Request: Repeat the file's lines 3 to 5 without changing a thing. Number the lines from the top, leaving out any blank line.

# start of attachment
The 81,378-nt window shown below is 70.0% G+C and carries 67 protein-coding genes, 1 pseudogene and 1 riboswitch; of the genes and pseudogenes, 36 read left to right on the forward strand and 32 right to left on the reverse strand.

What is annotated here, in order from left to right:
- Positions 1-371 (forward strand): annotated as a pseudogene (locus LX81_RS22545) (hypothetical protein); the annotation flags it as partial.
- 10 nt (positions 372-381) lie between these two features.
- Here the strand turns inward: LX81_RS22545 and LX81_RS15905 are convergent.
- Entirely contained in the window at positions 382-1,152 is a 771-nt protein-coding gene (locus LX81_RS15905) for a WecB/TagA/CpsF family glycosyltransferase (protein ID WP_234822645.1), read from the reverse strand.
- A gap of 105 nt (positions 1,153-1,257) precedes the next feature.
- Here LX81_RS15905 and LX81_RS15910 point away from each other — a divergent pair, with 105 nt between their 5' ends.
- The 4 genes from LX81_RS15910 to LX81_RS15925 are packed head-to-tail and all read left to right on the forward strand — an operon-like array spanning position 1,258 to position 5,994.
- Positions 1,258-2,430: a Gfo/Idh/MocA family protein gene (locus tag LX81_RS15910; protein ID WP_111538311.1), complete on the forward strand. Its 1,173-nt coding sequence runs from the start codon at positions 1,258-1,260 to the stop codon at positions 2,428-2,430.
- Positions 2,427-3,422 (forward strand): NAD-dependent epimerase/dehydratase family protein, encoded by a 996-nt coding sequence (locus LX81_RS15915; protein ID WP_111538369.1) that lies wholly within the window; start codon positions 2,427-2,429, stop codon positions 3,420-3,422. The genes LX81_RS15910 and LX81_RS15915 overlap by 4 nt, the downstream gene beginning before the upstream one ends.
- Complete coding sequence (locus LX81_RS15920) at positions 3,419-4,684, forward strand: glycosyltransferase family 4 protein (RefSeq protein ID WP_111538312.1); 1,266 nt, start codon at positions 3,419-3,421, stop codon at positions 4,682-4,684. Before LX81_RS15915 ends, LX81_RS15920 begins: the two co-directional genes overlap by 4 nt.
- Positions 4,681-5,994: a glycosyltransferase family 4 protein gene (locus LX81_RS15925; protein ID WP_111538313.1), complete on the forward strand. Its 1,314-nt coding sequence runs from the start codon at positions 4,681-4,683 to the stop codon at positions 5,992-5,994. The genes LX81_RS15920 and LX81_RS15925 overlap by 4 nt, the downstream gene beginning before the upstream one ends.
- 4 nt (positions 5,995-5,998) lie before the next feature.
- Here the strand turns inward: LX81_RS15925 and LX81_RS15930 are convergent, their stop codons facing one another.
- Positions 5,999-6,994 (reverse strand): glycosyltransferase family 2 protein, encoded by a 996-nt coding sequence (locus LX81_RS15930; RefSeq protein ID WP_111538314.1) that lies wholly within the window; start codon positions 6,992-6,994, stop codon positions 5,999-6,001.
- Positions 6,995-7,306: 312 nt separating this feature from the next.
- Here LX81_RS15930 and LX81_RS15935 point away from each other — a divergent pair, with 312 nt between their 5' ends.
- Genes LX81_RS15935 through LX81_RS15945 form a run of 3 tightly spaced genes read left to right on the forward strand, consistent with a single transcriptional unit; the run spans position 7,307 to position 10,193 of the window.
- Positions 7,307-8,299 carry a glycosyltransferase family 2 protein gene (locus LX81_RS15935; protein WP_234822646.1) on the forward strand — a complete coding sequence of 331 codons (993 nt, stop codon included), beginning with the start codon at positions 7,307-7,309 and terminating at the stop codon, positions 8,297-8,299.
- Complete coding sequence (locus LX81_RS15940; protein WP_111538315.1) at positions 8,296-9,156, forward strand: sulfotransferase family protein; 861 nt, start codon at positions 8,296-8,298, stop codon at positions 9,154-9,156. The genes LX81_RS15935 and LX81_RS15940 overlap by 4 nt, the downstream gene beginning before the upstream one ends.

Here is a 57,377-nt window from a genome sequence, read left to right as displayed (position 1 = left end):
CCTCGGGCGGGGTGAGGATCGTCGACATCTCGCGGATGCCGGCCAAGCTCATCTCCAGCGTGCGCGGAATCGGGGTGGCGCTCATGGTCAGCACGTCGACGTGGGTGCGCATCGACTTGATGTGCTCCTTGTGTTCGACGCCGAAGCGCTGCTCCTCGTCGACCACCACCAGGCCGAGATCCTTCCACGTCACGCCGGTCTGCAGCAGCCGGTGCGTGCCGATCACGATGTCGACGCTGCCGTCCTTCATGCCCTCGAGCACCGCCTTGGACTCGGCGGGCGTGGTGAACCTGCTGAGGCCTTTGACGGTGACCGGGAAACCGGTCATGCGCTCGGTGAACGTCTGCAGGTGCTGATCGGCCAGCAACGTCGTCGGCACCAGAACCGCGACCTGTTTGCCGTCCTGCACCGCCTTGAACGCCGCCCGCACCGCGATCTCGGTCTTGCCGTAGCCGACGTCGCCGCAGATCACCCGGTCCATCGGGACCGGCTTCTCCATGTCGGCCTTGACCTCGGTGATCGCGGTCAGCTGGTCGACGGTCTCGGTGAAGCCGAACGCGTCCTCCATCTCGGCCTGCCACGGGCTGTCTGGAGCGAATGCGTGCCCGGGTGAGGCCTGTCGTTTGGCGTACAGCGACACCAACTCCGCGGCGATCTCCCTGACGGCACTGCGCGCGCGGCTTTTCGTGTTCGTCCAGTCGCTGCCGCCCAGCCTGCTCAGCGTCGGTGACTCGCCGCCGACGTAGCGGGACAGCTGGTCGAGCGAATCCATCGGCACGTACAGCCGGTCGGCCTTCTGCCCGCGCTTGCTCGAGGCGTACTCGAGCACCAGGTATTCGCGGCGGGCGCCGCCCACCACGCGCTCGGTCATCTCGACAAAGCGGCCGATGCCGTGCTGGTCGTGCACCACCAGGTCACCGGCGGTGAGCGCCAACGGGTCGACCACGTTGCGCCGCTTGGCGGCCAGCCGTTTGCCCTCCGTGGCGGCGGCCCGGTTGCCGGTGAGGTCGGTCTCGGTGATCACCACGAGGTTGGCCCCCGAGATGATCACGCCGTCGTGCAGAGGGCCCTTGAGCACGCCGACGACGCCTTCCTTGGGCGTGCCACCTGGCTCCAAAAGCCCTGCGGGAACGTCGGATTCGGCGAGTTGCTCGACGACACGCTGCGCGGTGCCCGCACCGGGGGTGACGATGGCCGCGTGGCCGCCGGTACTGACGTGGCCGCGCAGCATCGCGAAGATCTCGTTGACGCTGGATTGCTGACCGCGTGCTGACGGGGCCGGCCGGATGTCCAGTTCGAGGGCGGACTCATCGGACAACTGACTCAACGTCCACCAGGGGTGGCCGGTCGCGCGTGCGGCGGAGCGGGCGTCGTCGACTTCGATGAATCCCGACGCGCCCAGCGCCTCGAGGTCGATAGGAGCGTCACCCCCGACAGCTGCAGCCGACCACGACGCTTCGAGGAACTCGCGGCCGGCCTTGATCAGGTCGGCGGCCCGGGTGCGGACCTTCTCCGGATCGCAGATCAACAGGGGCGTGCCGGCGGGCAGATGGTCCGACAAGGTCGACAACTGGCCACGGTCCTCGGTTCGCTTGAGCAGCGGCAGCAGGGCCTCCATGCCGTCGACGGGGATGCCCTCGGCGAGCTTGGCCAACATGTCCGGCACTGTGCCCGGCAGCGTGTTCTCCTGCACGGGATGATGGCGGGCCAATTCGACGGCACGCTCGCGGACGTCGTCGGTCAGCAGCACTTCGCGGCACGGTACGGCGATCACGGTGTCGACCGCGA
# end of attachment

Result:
- Positions 1-371 (forward strand): annotated as a pseudogene (locus LX81_RS22545) (hypothetical protein); the annotation flags it as partial.
- 10 nt (positions 372-381) lie between these two features.
- Here the strand turns inward: LX81_RS22545 and LX81_RS15905 are convergent.